You are a concerned caymanian dingdong for not taking a photo nor calling the police to force him to move. This is why criminals are not caught because you do not do anything about it when you KNOW something.
        WHY??? Help us to understand.

    • Cheese Face says:

      Some don’t even stop in the bike lanes to drop off / pick up people, they just stop. I’ve seen it on the bi-pass and just the other day between the DMS and Kings roundabouts where an idiot stopped to drop someone off into the central reservation. Some fool is going to get hurt by an innocent driver.

      Please fine these numbnuts when you see them RCIPS.

      • Anonymous says:

        But when do you actually see a police officer ? They are generally invisible until after an accident.

    • Anonymous says:

      I never see bike riders riding in Bike Lanes.
      Especially by the Kimpton.
      Tickets for Bike Riders not using their designated lanes, they hold up traffic and confuse drivers before more lanes are added could be considered.

  9. Cycle with a half-brick in one hand says:

    The only way the bike lanes will be safe to use is if there is a solid barrier between them and the road for cars; otherwise the muppet boy-racers just think the bike lane is there to make the road wider for them to cut the corners even finer.

    • Anonymous says:

      100s of cities around the world have erected rumble bumps, bollards, and other mechanisms to keep people in their lane. We don’t need to pretend there are insurmountable new unique problems in the Cayman Islands, that haven’t already been solved elsewhere. Getting the bike stencil and a can of paint is the first job. The Triathlon Assoc. and other cycling groups should be calling Joey Hew and setting up a proper safety council with urgent action items.

      • Anon says:

        yes, because those pictures of bikes in the lanes really help – have you been down to the Strand or Copper Falls on a Saturday? people seem to think the bike lane is for additional parking

  10. Anonymous says:

    And how many more on bikes are going to get hurt or killed before government and RCIPS actually do something that works? Just driving anytime on this island you see crazy drivers and no patrol cars. I’m sick of it and the traffic cops need to step the fork up.

  11. Anon says:

    RIP to this poor young man and sincere condolences to his family and friends.

  12. Anonymous says:

    Caymanians can’t start a GoFundMe though. We’re not listed as one of their distribution points. If you were born here you can’t start a GoFundMe. But anyone else can. Ain’t that some bullshit.

  13. A says:

    As a young man I traveled and work around the world and now as a Father and a little older these things hit harder then is use too.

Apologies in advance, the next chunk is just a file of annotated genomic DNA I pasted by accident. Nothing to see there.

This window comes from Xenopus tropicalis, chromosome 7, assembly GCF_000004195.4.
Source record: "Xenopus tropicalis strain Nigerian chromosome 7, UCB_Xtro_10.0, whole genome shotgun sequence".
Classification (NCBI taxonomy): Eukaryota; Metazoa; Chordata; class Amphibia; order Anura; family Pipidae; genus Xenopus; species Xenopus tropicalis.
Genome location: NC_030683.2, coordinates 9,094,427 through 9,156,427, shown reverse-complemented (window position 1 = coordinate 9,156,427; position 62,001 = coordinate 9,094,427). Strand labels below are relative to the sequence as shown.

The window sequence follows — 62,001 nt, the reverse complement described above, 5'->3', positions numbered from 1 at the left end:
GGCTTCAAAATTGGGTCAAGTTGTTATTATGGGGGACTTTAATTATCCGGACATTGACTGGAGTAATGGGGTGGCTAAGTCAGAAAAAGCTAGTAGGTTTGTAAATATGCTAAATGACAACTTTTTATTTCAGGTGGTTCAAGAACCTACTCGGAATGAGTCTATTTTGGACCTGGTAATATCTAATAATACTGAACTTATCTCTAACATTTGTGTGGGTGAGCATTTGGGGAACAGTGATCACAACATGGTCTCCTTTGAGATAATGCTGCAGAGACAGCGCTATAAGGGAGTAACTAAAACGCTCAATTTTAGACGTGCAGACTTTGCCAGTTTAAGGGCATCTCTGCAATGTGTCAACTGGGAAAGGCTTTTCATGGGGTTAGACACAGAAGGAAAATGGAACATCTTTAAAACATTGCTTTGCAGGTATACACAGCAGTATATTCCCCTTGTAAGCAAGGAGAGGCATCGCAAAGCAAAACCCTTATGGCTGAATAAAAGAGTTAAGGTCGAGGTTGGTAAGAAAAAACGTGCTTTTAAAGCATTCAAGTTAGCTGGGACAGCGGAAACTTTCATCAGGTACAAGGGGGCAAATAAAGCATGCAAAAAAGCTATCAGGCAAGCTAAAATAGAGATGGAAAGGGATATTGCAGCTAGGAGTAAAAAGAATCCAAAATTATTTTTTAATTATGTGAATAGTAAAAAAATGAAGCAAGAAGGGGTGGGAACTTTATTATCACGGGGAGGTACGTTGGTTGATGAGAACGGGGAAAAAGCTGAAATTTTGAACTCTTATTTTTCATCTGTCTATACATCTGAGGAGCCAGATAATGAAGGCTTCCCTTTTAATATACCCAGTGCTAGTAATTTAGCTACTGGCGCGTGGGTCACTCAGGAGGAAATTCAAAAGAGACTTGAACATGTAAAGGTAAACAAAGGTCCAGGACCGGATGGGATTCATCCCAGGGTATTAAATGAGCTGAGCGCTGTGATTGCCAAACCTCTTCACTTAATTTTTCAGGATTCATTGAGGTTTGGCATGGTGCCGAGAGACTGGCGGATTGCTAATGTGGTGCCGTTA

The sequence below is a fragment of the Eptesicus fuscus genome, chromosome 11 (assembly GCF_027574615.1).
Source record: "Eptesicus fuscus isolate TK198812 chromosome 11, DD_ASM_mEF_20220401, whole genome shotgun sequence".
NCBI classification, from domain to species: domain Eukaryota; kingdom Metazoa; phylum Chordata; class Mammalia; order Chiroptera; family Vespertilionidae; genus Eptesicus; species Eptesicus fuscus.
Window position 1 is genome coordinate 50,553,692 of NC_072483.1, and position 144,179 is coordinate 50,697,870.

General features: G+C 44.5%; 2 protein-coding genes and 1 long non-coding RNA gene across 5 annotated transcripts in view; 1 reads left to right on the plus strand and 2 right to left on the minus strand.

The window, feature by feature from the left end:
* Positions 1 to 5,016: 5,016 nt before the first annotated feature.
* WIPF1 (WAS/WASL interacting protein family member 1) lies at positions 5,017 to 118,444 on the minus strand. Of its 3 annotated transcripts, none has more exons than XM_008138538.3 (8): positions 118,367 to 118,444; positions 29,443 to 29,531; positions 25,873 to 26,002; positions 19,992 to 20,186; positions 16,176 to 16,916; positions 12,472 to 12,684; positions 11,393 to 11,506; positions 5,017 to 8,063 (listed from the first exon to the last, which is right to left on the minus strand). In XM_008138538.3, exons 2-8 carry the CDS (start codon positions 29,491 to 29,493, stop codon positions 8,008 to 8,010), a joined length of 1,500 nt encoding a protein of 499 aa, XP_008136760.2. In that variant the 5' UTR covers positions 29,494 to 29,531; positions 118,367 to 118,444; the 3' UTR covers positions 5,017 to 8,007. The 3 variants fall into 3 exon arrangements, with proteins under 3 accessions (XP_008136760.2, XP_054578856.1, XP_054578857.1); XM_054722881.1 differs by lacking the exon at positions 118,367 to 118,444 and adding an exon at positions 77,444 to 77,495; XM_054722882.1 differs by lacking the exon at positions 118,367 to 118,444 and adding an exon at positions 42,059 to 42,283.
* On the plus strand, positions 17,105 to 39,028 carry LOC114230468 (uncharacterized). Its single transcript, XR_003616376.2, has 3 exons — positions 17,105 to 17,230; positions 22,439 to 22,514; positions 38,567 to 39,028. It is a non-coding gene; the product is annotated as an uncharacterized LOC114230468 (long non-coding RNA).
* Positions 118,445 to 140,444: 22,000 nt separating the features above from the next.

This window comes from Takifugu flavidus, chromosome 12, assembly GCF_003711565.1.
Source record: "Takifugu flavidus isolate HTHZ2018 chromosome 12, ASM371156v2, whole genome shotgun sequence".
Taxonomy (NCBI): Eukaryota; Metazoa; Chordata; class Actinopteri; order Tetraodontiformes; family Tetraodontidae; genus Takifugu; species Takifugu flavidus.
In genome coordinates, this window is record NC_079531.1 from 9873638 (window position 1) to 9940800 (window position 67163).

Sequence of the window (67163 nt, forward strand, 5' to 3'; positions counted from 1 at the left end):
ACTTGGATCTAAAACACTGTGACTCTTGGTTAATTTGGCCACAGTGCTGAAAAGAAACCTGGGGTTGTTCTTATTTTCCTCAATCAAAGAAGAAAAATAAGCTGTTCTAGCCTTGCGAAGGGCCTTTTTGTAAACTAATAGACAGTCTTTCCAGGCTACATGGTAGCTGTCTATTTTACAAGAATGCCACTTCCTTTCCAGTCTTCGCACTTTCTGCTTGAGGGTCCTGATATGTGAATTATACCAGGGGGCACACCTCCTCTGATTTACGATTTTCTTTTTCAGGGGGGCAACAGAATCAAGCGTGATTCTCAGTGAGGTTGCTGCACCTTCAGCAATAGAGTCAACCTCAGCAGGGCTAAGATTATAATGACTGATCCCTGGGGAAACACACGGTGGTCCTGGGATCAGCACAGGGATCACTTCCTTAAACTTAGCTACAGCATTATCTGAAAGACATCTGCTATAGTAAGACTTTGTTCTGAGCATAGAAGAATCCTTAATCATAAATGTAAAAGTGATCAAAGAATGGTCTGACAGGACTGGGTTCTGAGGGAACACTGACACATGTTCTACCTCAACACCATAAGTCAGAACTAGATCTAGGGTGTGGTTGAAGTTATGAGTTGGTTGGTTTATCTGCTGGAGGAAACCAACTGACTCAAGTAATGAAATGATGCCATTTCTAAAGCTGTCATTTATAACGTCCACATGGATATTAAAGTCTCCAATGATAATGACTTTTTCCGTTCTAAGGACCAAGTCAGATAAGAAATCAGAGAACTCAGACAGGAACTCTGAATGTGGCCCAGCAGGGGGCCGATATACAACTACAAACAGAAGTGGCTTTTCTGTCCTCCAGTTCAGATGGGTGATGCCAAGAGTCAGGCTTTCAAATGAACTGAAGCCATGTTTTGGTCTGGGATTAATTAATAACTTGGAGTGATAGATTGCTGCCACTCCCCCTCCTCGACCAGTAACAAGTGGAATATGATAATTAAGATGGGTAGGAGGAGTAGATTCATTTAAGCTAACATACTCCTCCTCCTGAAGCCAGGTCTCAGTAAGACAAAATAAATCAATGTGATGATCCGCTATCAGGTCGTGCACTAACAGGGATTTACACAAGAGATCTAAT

14. Anonymous says:

    Very sad, rest in peace.

  15. Anonymous says:

    As a person on a permit, isn’t his employer and or insurance responsible for returning him to his home country? Also isn’t it illegal under the Cayman Islands Charity law to solicit funds from the public without a charity license or registration? Guess the RCIPS and diligent cns will look into this and other Gofund me initiatives????

    Actually some good questions. I’ll pass them onto Auntie.

    • Anonymous says:

      GoFundMe is not a Cayman Charity therefore it is not governed by our Laws. Online businesses are not subject to the same policies.

      • Anonymous says:

        You and the subsequent commentors are incorrect. The Cayman Islands Charity law covers any entity that wishes to solicit funds from the Cayman Islands public whether online or otherwise. Someone has since suggested a valid point that it is possible the fund isn’t geared towards Cayman residents…however the original comment in regard to this issue was based on the limited information provided in the article. Also as you can see from my post after my original questions…I expressed condolences to the victim’s family and friends. Furthermore if the question of at least insurance coverage was properly addressed by our society and insurance companies and the government these inevitable occurrences could be dealt with in a far better manner which helps the victim’s family. I would guess the unfortunate families would be much better off if mandatory insurance covered this scenario. Cayman has thousands of persons on permits…their families shouldn’t be left with such a financial burden and stress of trying to get their deceased member home. Likewise, adhoc gofundme initiatives are neither efficient nor accountable locally for persons who happen to donate.

        Also, Cayman laws deserve no less respect than US laws. Hopefully the negative commentors will do something more positive like launch a request to the Legislative Assembly to address this insurance/immigration issue.

        A concerned Caymanian

        • Anonymous says:

          Get lost.
          Your freaking country has no basic consideration for the lives of expats who can’t afford a car. Your overpaid and underworked government can’t even comprehend that a public bus system is the way to solve many transportation problems.

          • Anonymous says:

            That’s a strong statement and weird one at that. Are you suggesting we should import foreign labour and ensure the can safely walk and ride all the streets of Cayman?? Quite an expensive solution…may be cheaper to hire Caymanians. Why are persons being granted permits if they can’t afford the cost of living or have to depend on a bicycle for transportation to work or anywhere? I believe in safer roads and better public transport but Caymanians can’t afford to ensure that our roads are perfectly safe fore expats taking jobs locally. At the end of the day the roads need to be safer period but that being said adults have to take responsibility for the choices they make to work here and ride on the road in the current reality that exists. I know Cayman roads currently are not safe therefore I refrain from cycling or limit such road use. Government has done alot lately with pedestrian crossings and cycling lanes. There is only so much CI government can do. The US doesn’t have perfect roads.